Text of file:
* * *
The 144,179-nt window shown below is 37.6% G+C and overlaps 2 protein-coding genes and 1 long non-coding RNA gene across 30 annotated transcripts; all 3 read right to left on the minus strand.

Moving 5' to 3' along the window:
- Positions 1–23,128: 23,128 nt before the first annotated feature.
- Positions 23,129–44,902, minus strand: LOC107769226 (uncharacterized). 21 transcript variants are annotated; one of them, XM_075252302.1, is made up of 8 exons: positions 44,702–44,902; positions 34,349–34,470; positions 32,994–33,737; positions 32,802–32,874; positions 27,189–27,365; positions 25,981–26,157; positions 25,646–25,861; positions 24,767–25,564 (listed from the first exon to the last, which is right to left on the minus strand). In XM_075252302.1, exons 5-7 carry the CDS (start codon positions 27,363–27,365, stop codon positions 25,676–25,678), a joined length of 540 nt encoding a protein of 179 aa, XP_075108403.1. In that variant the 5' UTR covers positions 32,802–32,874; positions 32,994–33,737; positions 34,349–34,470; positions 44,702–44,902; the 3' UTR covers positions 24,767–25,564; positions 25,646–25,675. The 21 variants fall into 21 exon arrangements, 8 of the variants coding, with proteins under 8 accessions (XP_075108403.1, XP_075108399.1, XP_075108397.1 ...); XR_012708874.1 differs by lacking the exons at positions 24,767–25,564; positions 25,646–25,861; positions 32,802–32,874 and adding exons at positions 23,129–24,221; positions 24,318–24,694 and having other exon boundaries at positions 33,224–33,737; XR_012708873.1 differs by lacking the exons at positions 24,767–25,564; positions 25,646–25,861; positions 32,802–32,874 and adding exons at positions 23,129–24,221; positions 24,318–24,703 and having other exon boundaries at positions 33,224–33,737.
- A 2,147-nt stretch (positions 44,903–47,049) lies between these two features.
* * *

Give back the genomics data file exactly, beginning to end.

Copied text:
The 144,179-nt window shown below is 37.6% G+C and overlaps 2 protein-coding genes and 1 long non-coding RNA gene across 30 annotated transcripts; all 3 read right to left on the minus strand.

Moving 5' to 3' along the window:
- Positions 1–23,128: 23,128 nt before the first annotated feature.
- Positions 23,129–44,902, minus strand: LOC107769226 (uncharacterized). 21 transcript variants are annotated; one of them, XM_075252302.1, is made up of 8 exons: positions 44,702–44,902; positions 34,349–34,470; positions 32,994–33,737; positions 32,802–32,874; positions 27,189–27,365; positions 25,981–26,157; positions 25,646–25,861; positions 24,767–25,564 (listed from the first exon to the last, which is right to left on the minus strand). In XM_075252302.1, exons 5-7 carry the CDS (start codon positions 27,363–27,365, stop codon positions 25,676–25,678), a joined length of 540 nt encoding a protein of 179 aa, XP_075108403.1. In that variant the 5' UTR covers positions 32,802–32,874; positions 32,994–33,737; positions 34,349–34,470; positions 44,702–44,902; the 3' UTR covers positions 24,767–25,564; positions 25,646–25,675. The 21 variants fall into 21 exon arrangements, 8 of the variants coding, with proteins under 8 accessions (XP_075108403.1, XP_075108399.1, XP_075108397.1 ...); XR_012708874.1 differs by lacking the exons at positions 24,767–25,564; positions 25,646–25,861; positions 32,802–32,874 and adding exons at positions 23,129–24,221; positions 24,318–24,694 and having other exon boundaries at positions 33,224–33,737; XR_012708873.1 differs by lacking the exons at positions 24,767–25,564; positions 25,646–25,861; positions 32,802–32,874 and adding exons at positions 23,129–24,221; positions 24,318–24,703 and having other exon boundaries at positions 33,224–33,737.
- A 2,147-nt stretch (positions 44,903–47,049) lies between these two features.